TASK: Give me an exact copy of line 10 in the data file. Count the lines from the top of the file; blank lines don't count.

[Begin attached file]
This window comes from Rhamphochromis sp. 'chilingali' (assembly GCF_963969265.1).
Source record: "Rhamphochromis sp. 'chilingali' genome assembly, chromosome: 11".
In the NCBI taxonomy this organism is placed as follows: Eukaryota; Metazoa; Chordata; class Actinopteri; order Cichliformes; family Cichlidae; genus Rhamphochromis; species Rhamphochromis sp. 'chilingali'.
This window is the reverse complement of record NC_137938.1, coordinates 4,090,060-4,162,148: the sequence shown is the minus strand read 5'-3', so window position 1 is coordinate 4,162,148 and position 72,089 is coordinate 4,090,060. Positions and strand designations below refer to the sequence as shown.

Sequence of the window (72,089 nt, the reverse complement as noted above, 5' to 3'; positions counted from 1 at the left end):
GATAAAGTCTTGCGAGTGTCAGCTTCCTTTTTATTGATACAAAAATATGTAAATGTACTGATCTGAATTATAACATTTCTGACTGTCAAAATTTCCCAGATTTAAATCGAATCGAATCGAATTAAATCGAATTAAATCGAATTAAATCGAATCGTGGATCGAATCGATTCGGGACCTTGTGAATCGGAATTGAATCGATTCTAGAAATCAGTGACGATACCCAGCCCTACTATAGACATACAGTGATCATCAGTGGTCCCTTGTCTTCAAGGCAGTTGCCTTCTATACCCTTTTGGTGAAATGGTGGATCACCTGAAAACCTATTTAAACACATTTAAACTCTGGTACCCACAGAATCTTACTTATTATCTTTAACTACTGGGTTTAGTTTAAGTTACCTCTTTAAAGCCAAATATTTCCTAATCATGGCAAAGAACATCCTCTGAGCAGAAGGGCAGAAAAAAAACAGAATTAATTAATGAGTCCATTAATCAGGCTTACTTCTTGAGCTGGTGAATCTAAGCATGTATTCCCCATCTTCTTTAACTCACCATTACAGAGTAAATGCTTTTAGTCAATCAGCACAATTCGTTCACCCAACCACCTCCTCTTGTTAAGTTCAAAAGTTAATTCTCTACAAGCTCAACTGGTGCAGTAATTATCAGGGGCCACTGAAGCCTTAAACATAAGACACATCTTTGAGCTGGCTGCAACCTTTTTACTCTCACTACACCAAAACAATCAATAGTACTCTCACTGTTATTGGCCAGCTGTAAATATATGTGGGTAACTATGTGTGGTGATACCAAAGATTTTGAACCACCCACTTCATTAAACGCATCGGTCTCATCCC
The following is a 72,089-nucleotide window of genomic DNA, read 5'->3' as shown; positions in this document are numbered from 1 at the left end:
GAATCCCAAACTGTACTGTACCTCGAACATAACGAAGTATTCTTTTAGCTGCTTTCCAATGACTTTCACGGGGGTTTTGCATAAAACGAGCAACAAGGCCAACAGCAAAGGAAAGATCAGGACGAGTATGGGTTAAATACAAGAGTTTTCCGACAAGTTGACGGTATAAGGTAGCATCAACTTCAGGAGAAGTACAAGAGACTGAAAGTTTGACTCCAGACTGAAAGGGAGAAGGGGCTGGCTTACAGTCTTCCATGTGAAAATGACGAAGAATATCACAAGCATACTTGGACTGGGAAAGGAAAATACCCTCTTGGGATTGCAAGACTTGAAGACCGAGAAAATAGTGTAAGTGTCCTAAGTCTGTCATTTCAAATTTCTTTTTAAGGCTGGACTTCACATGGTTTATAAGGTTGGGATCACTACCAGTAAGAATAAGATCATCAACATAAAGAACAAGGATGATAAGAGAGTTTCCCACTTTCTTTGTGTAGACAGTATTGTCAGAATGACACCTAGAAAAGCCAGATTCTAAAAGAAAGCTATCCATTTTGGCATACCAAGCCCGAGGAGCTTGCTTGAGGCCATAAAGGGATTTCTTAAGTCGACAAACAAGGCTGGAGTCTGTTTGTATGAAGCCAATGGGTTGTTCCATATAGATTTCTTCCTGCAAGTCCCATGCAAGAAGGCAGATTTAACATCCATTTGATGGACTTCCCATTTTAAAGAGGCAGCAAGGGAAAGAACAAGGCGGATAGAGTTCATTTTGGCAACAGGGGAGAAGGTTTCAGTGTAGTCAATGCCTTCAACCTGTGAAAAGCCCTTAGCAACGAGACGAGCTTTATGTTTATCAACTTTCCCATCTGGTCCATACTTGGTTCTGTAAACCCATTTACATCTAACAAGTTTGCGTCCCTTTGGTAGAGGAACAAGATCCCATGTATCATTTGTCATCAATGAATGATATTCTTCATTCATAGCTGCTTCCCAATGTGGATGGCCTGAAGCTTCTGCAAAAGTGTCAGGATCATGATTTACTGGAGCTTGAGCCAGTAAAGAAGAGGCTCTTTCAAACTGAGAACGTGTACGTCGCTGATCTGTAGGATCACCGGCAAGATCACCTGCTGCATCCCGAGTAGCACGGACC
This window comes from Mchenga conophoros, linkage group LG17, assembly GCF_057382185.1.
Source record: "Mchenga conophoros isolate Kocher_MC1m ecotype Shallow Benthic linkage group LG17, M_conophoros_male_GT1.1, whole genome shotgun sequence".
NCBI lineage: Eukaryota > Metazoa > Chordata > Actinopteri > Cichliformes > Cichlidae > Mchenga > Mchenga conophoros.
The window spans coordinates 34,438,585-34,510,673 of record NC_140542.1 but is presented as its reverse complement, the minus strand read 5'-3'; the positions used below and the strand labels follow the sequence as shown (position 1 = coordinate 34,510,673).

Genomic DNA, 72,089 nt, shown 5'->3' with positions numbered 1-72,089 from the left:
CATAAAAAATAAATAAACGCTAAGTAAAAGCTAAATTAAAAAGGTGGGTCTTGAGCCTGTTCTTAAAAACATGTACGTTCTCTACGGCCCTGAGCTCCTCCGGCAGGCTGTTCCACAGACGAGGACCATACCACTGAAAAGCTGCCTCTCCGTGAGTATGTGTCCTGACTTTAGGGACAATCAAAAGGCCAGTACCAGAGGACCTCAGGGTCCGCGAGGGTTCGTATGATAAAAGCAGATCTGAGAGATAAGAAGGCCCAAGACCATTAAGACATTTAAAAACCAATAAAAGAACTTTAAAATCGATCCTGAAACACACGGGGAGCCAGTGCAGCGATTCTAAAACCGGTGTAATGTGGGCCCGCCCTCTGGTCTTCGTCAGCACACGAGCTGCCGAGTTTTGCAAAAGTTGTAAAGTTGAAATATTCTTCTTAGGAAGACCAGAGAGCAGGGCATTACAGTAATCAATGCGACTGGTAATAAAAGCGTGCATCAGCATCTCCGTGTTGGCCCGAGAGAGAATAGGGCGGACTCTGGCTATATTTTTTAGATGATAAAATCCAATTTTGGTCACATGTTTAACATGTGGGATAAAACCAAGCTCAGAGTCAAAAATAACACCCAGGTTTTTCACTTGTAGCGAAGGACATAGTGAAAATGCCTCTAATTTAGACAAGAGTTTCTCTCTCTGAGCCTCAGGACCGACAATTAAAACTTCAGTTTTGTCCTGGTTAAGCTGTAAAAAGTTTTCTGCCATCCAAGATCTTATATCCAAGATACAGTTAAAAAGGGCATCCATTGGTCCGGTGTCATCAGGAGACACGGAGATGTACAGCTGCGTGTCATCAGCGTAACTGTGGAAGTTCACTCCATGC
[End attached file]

Source record: "Mchenga conophoros isolate Kocher_MC1m ecotype Shallow Benthic linkage group LG17, M_conophoros_male_GT1.1, whole genome shotgun sequence".